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Ponte Vecchio 2,
Bassano del Grappa,
In an age of globalisation and conglomerates growing steadily bigger, swallowing smaller competitors in their wake, it’s reassuring that family-owned and run businesses continue to thrive and prosper. Established in 1779, by Bortolo Nardini, and still run by his descendants, Nardini is the world’s oldest grappa producer and one of Italy’s oldest companies.
The town of Bassano is overshadowed by the Grappa mountains, hence its full name of Bassano del Grappa. Thanks to Nardini the town is famous for grappa production, making the ‘del grappa’ even more appropriate. This picturesque medieval town is also famed for its Ponte Vecchio (Old bridge) or Ponte degli Alpini (Alpini's bridge) which spans the River Brenta. Designed by architect Andrea Palladio in 1569, for centuries this covered wooden pontoon bridge was the only crossing for miles either side, making Bassano an important gateway town.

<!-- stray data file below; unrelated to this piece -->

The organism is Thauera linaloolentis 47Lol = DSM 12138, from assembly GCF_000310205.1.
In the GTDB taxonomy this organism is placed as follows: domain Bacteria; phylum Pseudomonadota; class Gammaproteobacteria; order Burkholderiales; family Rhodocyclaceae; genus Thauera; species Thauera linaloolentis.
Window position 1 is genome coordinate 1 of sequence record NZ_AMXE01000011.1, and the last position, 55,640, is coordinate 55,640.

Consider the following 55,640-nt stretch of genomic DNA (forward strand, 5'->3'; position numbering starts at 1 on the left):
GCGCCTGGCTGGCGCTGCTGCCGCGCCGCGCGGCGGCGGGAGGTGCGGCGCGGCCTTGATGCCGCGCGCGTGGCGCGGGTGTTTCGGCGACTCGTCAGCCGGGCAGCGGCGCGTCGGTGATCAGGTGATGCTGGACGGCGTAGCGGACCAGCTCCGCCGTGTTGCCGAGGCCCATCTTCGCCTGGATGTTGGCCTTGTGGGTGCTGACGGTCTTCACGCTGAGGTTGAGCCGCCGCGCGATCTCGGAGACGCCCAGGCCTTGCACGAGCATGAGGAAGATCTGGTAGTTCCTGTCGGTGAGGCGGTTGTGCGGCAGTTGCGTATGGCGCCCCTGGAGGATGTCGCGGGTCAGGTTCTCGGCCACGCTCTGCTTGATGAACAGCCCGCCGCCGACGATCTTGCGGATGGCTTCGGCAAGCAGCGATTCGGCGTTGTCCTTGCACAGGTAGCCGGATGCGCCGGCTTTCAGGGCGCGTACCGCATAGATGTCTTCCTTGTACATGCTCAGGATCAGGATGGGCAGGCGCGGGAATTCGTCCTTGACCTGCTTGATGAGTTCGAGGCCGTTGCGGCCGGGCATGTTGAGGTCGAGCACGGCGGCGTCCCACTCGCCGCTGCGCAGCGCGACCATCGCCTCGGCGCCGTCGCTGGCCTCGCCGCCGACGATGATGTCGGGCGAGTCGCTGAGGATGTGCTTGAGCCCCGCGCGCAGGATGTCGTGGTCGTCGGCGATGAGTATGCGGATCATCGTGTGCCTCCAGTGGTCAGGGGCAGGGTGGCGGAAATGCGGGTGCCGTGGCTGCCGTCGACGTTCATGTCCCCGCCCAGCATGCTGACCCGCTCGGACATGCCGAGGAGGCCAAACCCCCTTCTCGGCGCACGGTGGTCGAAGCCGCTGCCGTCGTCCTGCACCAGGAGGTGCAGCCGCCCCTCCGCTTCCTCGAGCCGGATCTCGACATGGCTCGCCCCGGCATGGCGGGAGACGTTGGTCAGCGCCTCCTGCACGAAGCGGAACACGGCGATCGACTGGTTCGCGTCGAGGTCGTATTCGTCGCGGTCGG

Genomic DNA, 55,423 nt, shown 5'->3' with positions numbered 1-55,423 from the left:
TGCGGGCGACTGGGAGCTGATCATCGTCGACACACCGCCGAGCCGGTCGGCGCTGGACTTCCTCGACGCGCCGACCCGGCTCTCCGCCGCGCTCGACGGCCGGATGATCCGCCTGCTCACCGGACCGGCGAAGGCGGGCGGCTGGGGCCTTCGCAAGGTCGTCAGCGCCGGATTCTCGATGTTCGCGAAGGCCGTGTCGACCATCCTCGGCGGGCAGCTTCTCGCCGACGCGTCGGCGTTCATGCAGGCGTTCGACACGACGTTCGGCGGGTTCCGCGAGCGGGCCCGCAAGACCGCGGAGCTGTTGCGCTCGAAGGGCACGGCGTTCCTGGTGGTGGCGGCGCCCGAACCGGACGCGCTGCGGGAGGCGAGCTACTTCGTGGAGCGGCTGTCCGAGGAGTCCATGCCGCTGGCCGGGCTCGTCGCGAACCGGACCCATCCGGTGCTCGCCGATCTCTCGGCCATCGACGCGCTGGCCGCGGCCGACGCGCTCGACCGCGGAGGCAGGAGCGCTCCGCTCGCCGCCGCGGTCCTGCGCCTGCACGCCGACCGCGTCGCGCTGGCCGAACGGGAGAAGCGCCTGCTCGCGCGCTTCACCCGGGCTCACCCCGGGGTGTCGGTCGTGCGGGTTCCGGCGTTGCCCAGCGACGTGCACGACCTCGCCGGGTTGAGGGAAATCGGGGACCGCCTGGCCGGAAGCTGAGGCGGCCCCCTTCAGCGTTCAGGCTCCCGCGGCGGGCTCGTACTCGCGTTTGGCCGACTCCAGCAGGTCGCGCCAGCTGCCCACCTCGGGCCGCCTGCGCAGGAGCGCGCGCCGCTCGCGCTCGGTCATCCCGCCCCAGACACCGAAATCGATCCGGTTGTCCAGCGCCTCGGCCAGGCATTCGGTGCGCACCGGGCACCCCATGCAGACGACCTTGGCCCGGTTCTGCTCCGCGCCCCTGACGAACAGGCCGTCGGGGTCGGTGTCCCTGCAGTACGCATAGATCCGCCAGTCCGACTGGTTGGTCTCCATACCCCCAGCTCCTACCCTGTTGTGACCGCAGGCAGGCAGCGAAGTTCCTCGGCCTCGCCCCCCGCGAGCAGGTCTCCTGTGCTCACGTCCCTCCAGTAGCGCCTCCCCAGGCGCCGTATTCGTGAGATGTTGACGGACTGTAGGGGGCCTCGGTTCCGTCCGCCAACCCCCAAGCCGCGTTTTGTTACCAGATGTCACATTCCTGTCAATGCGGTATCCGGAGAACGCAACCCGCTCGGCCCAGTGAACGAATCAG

So key was the bridge as a crossing point that people had little choice but to pay the toll to traverse it. The river itself was also an import artery so if they weren’t crossing over the bridge, they were passing underneath it, particularly the men piloting barges made of tree trunks lashed together for use as foundation piles in the construction of Venice downstream.
Bortolo Nardini understood the strategic location of Bassano del grappa, so in 1779 purchased a building, previously a silk mill at the eastern entrance to the bridge and established his grapperia (tavern) and distillery there. The riverside position not only guaranteed passing trade, it also meant there was a plentiful supply of water for the distillation process.
Nardini benefitted from the numbers passing the door of the grapperia to cross the Brenta, but also from traffic on the river below. When bargemen reached the Ponte Vecchio, a dock under the bridge allowed them to secure their payload and make their way up to Nardini’s tavern through a narrow tunnel. After enjoying some grappa they would continue down the Brenta to Venice.
Nardini’s grapperia on the bridge is still open and bustling to this day, being popular with tourists and locals alike, with people from all walks and ages stopping for a grappa or the popular spritz-like Mezzoemezzo. Little in here has changed over the centuries, making the grapperia feel a little like you are drinking in a living museum.